Four questions for the remainder of the season

Updated: August 31, 2005, 2:40 PM ET
By Tim Rosaforte | Golf World

The major championship season is over, and the Player of the Year (Tiger Woods) and Rookie of the Year (Sean O'Hair) have been determined. Yet 12 tournaments remain in the fourth quarter of the 2005 PGA Tour season. This -- plus the upcoming NFL season -- is exactly why commissioner Tim Finchem is floating the idea of a season-ending Tour Championship on Labor Day weekend, but that's two years away. For now, we're left with the Fall Finish, the top-30 and top-125 bubbles and a short list of story lines:

What's Tiger's magic number?
He has five victories after winning the WGC-NEC Invitational. He'll play the Deutsche Bank Championship, the WGC-American Express Championship and the Tour Championship for sure, and maybe the Funai Classic at Walt Disney World. Conceivably, he could match his nine-win total from 2000.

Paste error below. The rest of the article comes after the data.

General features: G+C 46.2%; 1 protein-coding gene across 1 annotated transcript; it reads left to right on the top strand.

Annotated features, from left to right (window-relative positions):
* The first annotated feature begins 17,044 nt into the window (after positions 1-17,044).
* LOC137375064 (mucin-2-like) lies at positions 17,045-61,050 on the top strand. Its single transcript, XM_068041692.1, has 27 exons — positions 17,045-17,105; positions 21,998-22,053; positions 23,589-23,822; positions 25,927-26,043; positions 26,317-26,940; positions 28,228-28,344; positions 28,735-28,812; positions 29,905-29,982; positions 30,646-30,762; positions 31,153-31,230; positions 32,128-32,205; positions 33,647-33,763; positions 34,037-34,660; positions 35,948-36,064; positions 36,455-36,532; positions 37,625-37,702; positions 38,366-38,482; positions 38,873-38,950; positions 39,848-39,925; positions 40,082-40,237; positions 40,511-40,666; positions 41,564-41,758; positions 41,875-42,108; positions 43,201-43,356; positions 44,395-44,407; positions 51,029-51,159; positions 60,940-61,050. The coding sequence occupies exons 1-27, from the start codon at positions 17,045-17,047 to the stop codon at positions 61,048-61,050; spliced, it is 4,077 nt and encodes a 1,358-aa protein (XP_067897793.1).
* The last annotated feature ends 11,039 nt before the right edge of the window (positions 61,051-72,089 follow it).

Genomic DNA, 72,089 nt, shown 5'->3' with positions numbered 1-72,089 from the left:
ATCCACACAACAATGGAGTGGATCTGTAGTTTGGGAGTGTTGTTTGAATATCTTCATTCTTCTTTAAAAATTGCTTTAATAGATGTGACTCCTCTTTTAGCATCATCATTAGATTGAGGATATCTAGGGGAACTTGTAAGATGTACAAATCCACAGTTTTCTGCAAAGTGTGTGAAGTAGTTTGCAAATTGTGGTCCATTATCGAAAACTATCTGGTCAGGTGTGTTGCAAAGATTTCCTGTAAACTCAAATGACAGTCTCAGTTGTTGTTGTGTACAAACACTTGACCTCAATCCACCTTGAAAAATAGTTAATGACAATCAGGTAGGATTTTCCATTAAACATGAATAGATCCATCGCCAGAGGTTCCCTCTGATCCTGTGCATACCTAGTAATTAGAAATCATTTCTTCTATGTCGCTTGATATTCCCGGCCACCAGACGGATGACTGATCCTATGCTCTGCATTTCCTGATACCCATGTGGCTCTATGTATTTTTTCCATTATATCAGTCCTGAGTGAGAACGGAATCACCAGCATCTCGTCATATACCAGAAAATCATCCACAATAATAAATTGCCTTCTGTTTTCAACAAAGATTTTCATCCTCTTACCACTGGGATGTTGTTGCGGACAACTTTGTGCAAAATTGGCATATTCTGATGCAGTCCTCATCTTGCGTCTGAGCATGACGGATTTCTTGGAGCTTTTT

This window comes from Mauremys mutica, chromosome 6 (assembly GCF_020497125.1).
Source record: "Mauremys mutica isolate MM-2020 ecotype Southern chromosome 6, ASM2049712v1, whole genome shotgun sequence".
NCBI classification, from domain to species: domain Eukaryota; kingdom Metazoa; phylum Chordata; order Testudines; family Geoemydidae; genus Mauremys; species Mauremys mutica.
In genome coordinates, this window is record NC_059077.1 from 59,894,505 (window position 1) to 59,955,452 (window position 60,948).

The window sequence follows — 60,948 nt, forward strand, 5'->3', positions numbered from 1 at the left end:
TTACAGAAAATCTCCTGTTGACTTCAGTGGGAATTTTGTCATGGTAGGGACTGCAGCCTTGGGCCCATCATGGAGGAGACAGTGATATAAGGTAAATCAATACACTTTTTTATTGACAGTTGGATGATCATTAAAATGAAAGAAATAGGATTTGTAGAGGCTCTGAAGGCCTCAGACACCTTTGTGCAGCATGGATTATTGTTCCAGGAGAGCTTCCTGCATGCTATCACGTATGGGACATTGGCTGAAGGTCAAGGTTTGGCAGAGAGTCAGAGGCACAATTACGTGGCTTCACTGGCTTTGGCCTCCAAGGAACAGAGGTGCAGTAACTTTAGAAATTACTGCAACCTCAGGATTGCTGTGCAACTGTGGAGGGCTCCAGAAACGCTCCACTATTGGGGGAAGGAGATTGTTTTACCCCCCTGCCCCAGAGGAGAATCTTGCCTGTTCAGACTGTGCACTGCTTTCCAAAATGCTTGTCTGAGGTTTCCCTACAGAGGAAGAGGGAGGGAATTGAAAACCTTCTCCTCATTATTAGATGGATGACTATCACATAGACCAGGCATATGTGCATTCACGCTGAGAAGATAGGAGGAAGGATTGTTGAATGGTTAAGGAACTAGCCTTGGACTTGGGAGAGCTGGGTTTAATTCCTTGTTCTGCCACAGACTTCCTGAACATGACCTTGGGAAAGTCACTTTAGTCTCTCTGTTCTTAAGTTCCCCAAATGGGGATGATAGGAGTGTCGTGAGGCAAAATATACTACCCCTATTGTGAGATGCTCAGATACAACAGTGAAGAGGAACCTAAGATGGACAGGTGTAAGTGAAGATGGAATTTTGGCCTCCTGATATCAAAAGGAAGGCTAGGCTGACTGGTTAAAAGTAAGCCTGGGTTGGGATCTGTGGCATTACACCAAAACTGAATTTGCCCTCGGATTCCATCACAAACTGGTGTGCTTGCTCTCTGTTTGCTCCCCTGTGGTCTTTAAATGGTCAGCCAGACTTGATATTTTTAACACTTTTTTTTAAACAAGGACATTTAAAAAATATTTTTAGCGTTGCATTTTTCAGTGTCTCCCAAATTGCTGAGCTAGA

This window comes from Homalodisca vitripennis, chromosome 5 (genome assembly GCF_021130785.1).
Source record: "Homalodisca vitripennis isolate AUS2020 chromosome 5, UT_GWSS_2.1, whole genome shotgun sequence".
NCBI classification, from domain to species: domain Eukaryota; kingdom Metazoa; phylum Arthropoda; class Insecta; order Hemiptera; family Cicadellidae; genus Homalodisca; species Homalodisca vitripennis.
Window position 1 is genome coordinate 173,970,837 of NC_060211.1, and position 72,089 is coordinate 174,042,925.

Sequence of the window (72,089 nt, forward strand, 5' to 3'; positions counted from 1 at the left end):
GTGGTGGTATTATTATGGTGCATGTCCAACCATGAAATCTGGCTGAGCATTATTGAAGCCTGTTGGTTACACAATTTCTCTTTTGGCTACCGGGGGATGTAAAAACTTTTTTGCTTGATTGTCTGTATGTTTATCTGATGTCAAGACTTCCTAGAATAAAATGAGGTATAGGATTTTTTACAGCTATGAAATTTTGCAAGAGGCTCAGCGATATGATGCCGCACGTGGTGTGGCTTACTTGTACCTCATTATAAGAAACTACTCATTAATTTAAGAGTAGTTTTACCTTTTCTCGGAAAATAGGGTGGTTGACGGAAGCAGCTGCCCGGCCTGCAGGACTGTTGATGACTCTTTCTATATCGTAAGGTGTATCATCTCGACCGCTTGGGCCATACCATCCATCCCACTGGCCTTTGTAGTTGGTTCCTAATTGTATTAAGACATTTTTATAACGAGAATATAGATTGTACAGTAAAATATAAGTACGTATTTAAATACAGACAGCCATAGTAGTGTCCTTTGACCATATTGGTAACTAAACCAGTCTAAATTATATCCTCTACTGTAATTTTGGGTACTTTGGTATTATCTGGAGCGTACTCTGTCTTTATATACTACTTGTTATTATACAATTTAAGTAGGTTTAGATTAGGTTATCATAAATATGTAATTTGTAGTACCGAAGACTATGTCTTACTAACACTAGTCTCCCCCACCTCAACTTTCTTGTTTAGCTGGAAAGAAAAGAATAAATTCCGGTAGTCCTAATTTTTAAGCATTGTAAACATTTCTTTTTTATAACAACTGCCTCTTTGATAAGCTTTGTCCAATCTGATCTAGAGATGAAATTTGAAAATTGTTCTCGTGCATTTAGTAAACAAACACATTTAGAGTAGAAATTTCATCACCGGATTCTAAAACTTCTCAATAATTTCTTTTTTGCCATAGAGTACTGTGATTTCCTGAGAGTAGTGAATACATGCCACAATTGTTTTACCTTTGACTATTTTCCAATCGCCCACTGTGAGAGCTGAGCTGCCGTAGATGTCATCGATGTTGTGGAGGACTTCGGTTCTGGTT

"I've seen a lot of parallels, maybe more to '99 than to 2000, with him finally getting comfortable with what he's doing," close friend John Cook said. "Now he's starting to trust it on the golf course."

Since missing the cut at the EDS Byron Nelson Championship, Woods has not finished out of the top five. Cook believes there are motivational forces driving Woods that will make him play hard to the finish line. "He won't say it, but I will," Cook said. "He was tired of everybody second-guessing him, saying that his marriage to Elin was bad, that working with Hank was bad. He's now won five tournaments, including two majors and a World Golf Championship event. Like 2000, he wants to finish it out and put a stamp on it."

Will Vijay Singh return to the belly putter?
The Fijian told Never Compromise reps at the NEC he was tired of making changes, that he was going to stick with the cross-handed grip and the mallet that made everything at the Buick Open, where he dusted Tiger. But what everybody will remember is not that Singh finished T-10 in putting at Firestone. It was his tentative stroke on a 5-footer on the 72nd hole which would have put him in the clubhouse at 5-under. That miss -- after two perfectly executed shots -- encapsulated Singh's year.